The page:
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Saint Norbert of Xanten

Saint Norbert of Xanten was a Bishop and founder of the Premonstratensian order of canons regular.

Saint Norbert was the son of Heribert, Count of Gennep, a member of the high nobility of the Holy Roman Empire and related to the house of Lorraine and Saint Norbert's mother was Hedwig of Guise. Because of his family's wealthy and noble status, Saint Norbert was given a very well off education growing up in Xanten. After his early education, he obtained a a subsidy from the parish church in his town and accepted an ordination to the subdeaconate there. Soon afterwards he secured an appointment as chaplain to Emperor Henry V in Cologne.

For quite a while Saint Norbert enjoyed his life and appointment and actively tried to avoid an ordination to the Priesthood. His reluctance was so great that he even turned down a prestigious invitation to become the bishop of Cambrai in 1113. An event in 1115 would forever change Saint Norbert's life and vastly open the doors of his faith. In Spring of that year, as he rode his horse to Vreden, a massive thunderstorm enveloped him. A lightning bolt shot down from the sky and hit the ground near his horse's feet; the horse bucked and threw him off in fear. After laying unconscious for an hour, he examined his life. The well o faith was opened greatly to him and he soon renounced his court appointment so that he could live out a life of penance at Xanten. He placed himself under the spiritual direction of the Abbot of Saint Sigeberg, Cono.

In gratitude to Cono, Saint Norbert sold his possessions and land holding so that the Abbey of Furstenberg could be opened. At thirty five he accepted an ordination to the priesthood. Pope Gelasius II granted permission for him to become an itinerant preacher and he soon travelled throughout western Germany, the Netherlands and northern France. In Paris he met with the Canons of Saint Victor and at Clairvaux he met monks who were implementing the Cistercian reforms. At the Council of Reims in 1119, Pope Calixtus II asked Saint Norbert to form a new religious order in the Diocese of Laon (France). On Christmas Day, 1120, Saint Norbert established the Canons Regular of Premontre.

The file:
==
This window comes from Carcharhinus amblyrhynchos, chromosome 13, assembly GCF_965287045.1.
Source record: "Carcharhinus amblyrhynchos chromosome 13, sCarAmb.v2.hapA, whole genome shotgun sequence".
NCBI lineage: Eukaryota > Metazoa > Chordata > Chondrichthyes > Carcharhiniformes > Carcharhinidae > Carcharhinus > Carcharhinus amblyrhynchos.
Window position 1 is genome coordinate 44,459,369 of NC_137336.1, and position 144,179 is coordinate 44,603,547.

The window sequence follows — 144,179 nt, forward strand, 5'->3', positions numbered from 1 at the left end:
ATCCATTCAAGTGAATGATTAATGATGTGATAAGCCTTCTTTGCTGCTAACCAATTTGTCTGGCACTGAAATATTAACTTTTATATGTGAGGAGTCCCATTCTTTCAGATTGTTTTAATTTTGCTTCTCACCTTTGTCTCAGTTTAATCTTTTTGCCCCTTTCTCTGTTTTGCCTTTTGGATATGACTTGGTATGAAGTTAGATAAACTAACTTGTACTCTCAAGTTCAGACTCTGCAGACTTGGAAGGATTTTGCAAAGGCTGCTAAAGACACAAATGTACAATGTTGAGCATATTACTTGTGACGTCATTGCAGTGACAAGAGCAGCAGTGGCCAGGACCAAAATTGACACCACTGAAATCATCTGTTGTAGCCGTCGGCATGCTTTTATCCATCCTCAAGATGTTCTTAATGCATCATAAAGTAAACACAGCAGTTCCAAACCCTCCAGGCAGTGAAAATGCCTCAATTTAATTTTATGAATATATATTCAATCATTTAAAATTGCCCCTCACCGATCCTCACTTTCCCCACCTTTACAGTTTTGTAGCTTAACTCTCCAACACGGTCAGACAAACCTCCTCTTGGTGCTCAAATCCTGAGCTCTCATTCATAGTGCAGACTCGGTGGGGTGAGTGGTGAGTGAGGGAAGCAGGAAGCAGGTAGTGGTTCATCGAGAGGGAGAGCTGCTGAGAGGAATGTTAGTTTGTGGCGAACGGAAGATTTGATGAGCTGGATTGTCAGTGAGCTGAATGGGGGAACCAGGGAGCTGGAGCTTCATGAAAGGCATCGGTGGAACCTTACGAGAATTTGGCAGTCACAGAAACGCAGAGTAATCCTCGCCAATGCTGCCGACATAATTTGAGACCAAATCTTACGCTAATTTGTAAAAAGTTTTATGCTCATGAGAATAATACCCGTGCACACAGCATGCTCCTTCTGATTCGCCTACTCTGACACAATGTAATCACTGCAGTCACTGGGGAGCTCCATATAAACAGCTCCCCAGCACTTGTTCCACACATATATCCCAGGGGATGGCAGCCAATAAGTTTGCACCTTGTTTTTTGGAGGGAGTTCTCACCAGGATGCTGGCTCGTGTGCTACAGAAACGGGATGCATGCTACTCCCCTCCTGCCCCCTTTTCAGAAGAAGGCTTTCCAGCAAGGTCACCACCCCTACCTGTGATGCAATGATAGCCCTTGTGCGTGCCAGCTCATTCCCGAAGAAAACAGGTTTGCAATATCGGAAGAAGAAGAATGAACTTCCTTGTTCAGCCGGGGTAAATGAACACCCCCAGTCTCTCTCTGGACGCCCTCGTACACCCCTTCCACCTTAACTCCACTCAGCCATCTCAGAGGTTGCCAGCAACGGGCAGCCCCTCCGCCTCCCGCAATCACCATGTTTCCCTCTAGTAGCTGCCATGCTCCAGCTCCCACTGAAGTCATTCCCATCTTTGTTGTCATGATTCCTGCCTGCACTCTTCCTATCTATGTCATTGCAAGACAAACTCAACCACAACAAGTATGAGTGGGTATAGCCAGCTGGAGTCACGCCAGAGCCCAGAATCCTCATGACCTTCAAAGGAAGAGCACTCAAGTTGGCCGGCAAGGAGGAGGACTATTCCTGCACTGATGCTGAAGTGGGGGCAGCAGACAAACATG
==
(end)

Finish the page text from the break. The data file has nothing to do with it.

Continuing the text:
Saint Norbert's community was formed with the idea that they would be active priests living in an ascetic and contemplative haven. He chose the a valley in the forest of Coucy and began the community with thirteen original disciples. Within only a year it had grown to 40. The community experienced rapid and explosive growth over the next few years, spreading to Germany, Belgium and Hungary. In his combating of an Eucharistic heresy in Antwerp Saint Norbert gained the title of Apostle of Antwerp.

In 1126, Saint Norbert was appointed the Archbishop of Magdeburg by Pope Honorius II. Several attempts were made by assassins on his life when he began to reform the lax and scandalous discipline in his archdiocese. When the schism began in 1130 with the election of Pope Innocent II, Saint Norbert supported Saint Innocent, resisted the Antipope and advised Lothair II to send an army to Rome to restore Pope Innocent.

Saint Norbert died on June 6th, 1134 at Magdeburg. His body was interred at the Norbertine Abbey. In 1524 the city became a protestant city under Martin Luther and so Catholic clergy were able to retrieve Saint Norbert's remains. After sometime the abbot of Strahov was able to claim the remains. On May 2nd, 1627, the body was placed into a glass-fronted tomb and brought to Prague.

Saint Norbert's (Middle) Statue in Prague

Pope Gregory XIII canonized Saint Norbert in 1582 and his feast day was set for June 6th. His statue appears above the Piazza colonnade of Saint Peter's Basilica in Rome.

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